More people are getting their online news from social media than direct access via websites and apps. This is according to a new report by Reuters Institute, which found that 30% of respondents say that social media is the main way they come across news, versus 22% who access it directly.

Reuters notes stark differences by region – with parts of Asia, Latin America, and Africa using social media for online news far more than Northern Europe – but it also states that the shift is largely being driven by younger consumers. In the UK during the last eight years, people aged 18 to 24 have become significantly less likely to use a news website or app (with the percentage who do shrinking from 53% in 2015 to 24% in 2023) and are more dependent on social media and other intermediaries; while the preferences of UK consumers aged 35 and over have largely stayed the same (holding steady at 52% with only minor fluctuations).

The proportion of users that say either direct access or social media is their main way of getting news online (from 2018-2023). Source: Reuters Institute

Interest in Facebook wanes among young users as their attention shifts to TikTok

While overall social media usage for news may be in the ascendence, the networks that users favour – for any purpose – have certainly changed. Reuters states that, on average, Facebook usage for any purpose (57%) is down 8 percentage points (pp) since 2017, while Instagram and TikTok usage has grown by 2pp and 3pp respectively in the last year.

Again, the shift among younger consumers compared to older consumers is much starker, particularly for Facebook, where usage for any purpose has dramatically fallen among 18 to 24 year olds, from 71% in 2014 to just 38% in 2023. To put this into perspective, for the same age group, usage of Instagram for any purpose has risen from 21% to 60% within the same time period. TikTok has rapidly grown in the space of just four years, too, and now has a similar reach to Facebook (38%).

As Reuters states, the below chart “illustrates how attention has shifted, from a few big networks that drove substantial traffic to news websites to a much wider range of apps that require more investment in bespoke content and offer fewer opportunities to post links.”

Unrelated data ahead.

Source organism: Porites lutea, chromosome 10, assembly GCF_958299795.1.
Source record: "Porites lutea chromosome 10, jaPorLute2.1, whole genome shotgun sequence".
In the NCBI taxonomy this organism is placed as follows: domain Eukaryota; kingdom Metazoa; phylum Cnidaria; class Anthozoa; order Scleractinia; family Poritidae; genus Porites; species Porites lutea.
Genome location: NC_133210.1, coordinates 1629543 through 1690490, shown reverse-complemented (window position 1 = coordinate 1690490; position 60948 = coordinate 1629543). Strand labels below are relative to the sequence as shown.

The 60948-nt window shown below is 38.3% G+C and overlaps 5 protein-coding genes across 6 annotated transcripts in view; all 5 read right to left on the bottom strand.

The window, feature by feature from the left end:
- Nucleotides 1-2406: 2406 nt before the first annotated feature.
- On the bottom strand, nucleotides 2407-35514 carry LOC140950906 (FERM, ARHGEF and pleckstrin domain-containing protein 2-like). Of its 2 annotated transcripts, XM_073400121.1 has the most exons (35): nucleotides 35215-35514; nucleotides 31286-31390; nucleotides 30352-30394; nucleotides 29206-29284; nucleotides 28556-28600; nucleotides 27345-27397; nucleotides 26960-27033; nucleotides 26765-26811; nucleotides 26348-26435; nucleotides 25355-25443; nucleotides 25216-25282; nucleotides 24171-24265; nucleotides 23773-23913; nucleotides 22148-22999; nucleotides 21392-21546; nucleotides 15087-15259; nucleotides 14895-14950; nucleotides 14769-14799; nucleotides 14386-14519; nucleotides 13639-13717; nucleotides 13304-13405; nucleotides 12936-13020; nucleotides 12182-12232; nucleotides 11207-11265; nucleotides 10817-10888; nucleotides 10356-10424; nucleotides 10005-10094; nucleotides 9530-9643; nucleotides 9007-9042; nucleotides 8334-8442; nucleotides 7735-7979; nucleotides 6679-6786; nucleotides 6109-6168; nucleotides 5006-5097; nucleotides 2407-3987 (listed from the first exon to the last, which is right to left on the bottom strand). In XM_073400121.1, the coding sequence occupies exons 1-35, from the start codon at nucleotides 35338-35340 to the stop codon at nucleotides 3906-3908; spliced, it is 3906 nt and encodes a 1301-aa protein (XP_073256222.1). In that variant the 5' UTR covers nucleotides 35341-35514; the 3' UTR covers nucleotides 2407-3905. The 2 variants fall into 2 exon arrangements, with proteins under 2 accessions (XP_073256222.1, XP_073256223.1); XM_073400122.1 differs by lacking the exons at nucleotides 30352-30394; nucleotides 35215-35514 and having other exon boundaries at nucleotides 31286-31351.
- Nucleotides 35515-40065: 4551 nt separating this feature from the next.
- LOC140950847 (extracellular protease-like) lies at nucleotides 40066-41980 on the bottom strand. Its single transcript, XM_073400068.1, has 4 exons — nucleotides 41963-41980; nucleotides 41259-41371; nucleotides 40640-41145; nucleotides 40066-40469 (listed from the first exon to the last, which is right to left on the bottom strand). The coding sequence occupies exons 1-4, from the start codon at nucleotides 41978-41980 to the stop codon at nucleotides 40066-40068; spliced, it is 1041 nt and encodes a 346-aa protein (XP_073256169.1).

The proportion of users that use each social network for any purpose (from 2014-2023). Source: Reuters Institute

Audiences are paying more attention to influencers than journalists on some social networks

Another variance in how people consume news on different platforms is the attention paid to different conversation leaders, with mainstream journalists increasingly competing with influencers and celebrities on social media. The latter two groups dominate on key platforms like YouTube, Instagram, TikTok, and Snapchat, where conversation is largely led by ‘personalities’ rather than news brands or journalists. In fact, Facebook and Twitter are the only two platforms where the majority of audiences pay more attention to mainstream news sources.

This could be due to the kind of topics that resonate on each platform, however, with Twitter users more likely to pay attention to hard news subjects such as politics and business news than users of other networks. In contrast, users on TikTok and Instagram are more likely to consume fun or satirical posts that relate to news – which are perhaps more often created by influencers.

The proportion of users that pay attention to different sources for news. Source: Reuters Institute

Growing concerns about over-personalisation and its impact on news content

The growth of social media, search engines and other aggregators as a way to access news has led to concern over the negative impact of algorithmically-selected news, with ‘filter bubbles’ and ‘echo chambers’ thought to be serving audiences a skewed or biased view of information. Interestingly, however, Reuters found that audiences are sceptical of automatic and human selection, with only a small difference in the percentage of people citing automatic selection based on past consumption as a good way to get news (30%) versus editor or journalist selection (27%).

A more prominent opinion is scepticism related to over-personalisation and the potential that people might not be shown certain news as a result. Reuters found that, across all countries, 48% of people worry that more personalised news means they might miss out on important information and 46% worry about missing out on ‘challenging viewpoints.’ On average, figures for both are higher among those with higher levels of interest and trust in the news.

Overall, the report authors note that this level of concern could indicate a ‘generalised scepticism’ towards any method of news selection. As Reuters states: “Algorithmic news selection is far from perfect, but editorial selection isn’t perfect either – and people seem to know it.”

The proportion of users that worry about missing out on important info due to personalisation. Source: Reuters Institute

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